A man went on a knife rampage in Hong Kong late Sunday (Nov 3) leaving at least six people wounded, including a local pro-democracy politician who had his ear bitten off, capping another chaotic day of political unrest in the city.
Flash-mob rallies erupted inside multiple shopping centres across the international finance hub over the afternoon, sparking frequent clashes with riot police.
The violence was less sustained than Saturday when police and protesters fought hours of cat and mouse battles after thousands took the streets for an unsanctioned march.
But the day ended with a knife attack taking place outside a shopping mall in Tai Koo Shing, a middle-class neighbourhood on the main island where protesters had gathered for much of the afternoon.
Eye-witnesses told local media that a Mandarin-speaking man attacked people shortly after shouting pro-Beijing slogans.
Live footage showed Andrew Chiu, a local pro-democracy councillor, had his ear bitten off after trying to subdue the attacker, while a second man was seen unconscious in a growing pool of blood as bystanders desperately tried to stem wounds to his back.
The alleged assailant, wearing a grey t-shirt, was then beaten bloody by the crowd.
Police told AFP that six people in total were wounded – four men and two women – and that three people were arrested, without detailing whether the alleged attacker was among those counted as injured.
Masked protesters returned on Sunday afternoon following clashes with police in several Hong Kong districts a day earlier that resulted in more than 200 people arrested and at least 54 injured.
Protesters gathered in seven districts on Sunday afternoon, heeding online calls for people to take to the streets to protest against alleged police brutality, local broadcaster RTHK reported.
At New Town Plaza shopping centre in the New Territories town of Sha Tin, some protesters targeted facilities at the Sha Tin MTR station connected to the mall.
Using fire extinguishers, the protesters vandalised turnstiles and smashed up glass panes of a customer service centre at the station. Within minutes, the protesters fled to other floors of the mall. Some protesters also threw objects from height at police officers who arrived at the scene, said police in a statement.
Police fired pepper spray at a number of people at the mall and arrests were made. They also subdued several people outside Sha Tin Town Hall, RTHK reported.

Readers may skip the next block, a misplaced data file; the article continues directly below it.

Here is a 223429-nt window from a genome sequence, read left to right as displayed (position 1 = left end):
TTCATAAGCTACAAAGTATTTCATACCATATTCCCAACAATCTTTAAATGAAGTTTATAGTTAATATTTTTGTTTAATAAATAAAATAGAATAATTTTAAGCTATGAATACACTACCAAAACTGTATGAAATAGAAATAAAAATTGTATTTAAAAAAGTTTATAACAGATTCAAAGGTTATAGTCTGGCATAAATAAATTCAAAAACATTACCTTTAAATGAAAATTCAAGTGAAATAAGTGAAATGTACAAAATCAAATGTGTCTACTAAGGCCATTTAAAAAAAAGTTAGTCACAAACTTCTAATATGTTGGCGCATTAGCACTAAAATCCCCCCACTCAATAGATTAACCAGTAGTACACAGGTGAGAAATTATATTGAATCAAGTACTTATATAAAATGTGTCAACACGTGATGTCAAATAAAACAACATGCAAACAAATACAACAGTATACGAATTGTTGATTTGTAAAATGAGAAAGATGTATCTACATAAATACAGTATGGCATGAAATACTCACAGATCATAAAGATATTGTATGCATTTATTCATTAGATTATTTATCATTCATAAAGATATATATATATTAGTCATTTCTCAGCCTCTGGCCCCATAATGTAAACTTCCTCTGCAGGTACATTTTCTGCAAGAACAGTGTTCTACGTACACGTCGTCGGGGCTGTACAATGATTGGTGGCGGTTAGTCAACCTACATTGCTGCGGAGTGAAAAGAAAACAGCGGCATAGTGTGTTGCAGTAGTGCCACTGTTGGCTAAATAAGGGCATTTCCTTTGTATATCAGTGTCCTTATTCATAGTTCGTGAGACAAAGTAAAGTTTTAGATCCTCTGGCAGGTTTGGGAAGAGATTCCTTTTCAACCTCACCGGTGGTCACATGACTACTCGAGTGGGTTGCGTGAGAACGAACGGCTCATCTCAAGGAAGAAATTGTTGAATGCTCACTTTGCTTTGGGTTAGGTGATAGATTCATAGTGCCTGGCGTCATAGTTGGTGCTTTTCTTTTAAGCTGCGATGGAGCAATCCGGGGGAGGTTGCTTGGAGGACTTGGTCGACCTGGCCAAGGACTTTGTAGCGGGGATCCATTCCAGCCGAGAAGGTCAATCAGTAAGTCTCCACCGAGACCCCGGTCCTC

At Trend Plaza in Tuen Mun, another town in the New Territories, a large group of masked protesters vandalised and threw paint at shops at the mall. Protesters also blocked the main exits of the shopping centre with umbrellas and cable ties, said police in a statement.
Meanwhile, people who gathered at Tamar Park in Admiralty earlier in the afternoon were cleared out by police who said that the park was closed due to concerns of an illegal assembly there, local broadcaster TVB reported.
Hong Kong has been mired in five months of escalating protests that are showing no signs of abating. Protesters are angry at perceived Chinese meddling with Hong Kong’s freedoms since the city returned from British to Chinese rule in 1997, a charge which China denies.
On Sunday morning, cleaners swept up broken glass at the Hong Kong office of China’s official news agency Xinhua, one of the buildings vandalised in a violent day of protests which also saw activists hurl petrol bombs and set fire to metro stations.
While protesters have previously vandalised buildings of mainland Chinese companies or those perceived as pro-Beijing, the targeting of Xinhua is one of the most direct challenges to Beijing yet. Protesters daubed China’s Liaison Office, the key symbol of Chinese sovereignty, with graffiti in July.
Xinhua condemned the attack by what it said were “barbaric thugs” who broke doors and security systems and threw fire and paint bombs into the lobby.
“The practice of the black rioters once again shows that ‘stopping the violence and restoring order’ is Hong Kong’s most important and urgent task at present,” a spokesman for Xinhua said in a Facebook post.